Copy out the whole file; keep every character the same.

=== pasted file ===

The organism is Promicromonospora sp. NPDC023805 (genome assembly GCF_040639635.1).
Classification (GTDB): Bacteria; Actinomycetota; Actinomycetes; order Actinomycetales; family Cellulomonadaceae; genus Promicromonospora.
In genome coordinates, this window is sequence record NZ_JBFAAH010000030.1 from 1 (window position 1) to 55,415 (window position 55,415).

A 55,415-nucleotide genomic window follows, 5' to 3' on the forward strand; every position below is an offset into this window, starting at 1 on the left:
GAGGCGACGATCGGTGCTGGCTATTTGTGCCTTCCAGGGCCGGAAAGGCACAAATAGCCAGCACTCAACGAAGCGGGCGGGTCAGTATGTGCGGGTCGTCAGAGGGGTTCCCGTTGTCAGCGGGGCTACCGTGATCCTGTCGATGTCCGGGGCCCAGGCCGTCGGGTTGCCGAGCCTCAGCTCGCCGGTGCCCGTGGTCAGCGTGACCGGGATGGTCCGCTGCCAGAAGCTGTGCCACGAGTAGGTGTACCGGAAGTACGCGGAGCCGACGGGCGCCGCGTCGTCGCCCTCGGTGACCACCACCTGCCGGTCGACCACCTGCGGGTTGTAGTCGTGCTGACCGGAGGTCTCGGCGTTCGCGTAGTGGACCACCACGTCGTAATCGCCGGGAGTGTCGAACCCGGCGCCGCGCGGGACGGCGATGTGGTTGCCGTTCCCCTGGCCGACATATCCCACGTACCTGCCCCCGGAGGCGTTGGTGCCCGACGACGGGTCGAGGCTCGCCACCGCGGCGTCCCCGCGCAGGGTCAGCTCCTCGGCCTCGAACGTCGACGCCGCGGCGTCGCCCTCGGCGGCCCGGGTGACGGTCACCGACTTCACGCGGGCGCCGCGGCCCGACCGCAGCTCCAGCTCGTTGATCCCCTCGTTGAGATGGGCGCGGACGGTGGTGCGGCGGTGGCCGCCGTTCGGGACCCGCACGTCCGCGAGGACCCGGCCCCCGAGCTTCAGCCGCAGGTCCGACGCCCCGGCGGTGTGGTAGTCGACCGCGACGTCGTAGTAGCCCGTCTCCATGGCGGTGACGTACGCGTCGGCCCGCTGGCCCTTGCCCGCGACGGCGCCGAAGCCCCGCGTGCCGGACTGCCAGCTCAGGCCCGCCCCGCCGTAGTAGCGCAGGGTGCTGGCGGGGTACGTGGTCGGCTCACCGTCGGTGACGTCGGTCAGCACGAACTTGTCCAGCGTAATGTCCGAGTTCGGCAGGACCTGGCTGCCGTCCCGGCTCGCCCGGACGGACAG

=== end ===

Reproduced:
The organism is Promicromonospora sp. NPDC023805 (genome assembly GCF_040639635.1).
Classification (GTDB): Bacteria; Actinomycetota; Actinomycetes; order Actinomycetales; family Cellulomonadaceae; genus Promicromonospora.
In genome coordinates, this window is sequence record NZ_JBFAAH010000030.1 from 1 (window position 1) to 55,415 (window position 55,415).

A 55,415-nucleotide genomic window follows, 5' to 3' on the forward strand; every position below is an offset into this window, starting at 1 on the left:
GAGGCGACGATCGGTGCTGGCTATTTGTGCCTTCCAGGGCCGGAAAGGCACAAATAGCCAGCACTCAACGAAGCGGGCGGGTCAGTATGTGCGGGTCGTCAGAGGGGTTCCCGTTGTCAGCGGGGCTACCGTGATCCTGTCGATGTCCGGGGCCCAGGCCGTCGGGTTGCCGAGCCTCAGCTCGCCGGTGCCCGTGGTCAGCGTGACCGGGATGGTCCGCTGCCAGAAGCTGTGCCACGAGTAGGTGTACCGGAAGTACGCGGAGCCGACGGGCGCCGCGTCGTCGCCCTCGGTGACCACCACCTGCCGGTCGACCACCTGCGGGTTGTAGTCGTGCTGACCGGAGGTCTCGGCGTTCGCGTAGTGGACCACCACGTCGTAATCGCCGGGAGTGTCGAACCCGGCGCCGCGCGGGACGGCGATGTGGTTGCCGTTCCCCTGGCCGACATATCCCACGTACCTGCCCCCGGAGGCGTTGGTGCCCGACGACGGGTCGAGGCTCGCCACCGCGGCGTCCCCGCGCAGGGTCAGCTCCTCGGCCTCGAACGTCGACGCCGCGGCGTCGCCCTCGGCGGCCCGGGTGACGGTCACCGACTTCACGCGGGCGCCGCGGCCCGACCGCAGCTCCAGCTCGTTGATCCCCTCGTTGAGATGGGCGCGGACGGTGGTGCGGCGGTGGCCGCCGTTCGGGACCCGCACGTCCGCGAGGACCCGGCCCCCGAGCTTCAGCCGCAGGTCCGACGCCCCGGCGGTGTGGTAGTCGACCGCGACGTCGTAGTAGCCCGTCTCCATGGCGGTGACGTACGCGTCGGCCCGCTGGCCCTTGCCCGCGACGGCGCCGAAGCCCCGCGTGCCGGACTGCCAGCTCAGGCCCGCCCCGCCGTAGTAGCGCAGGGTGCTGGCGGGGTACGTGGTCGGCTCACCGTCGGTGACGTCGGTCAGCACGAACTTGTCCAGCGTAATGTCCGAGTTCGGCAGGACCTGGCTGCCGTCCCGGCTCGCCCGGACGGACAG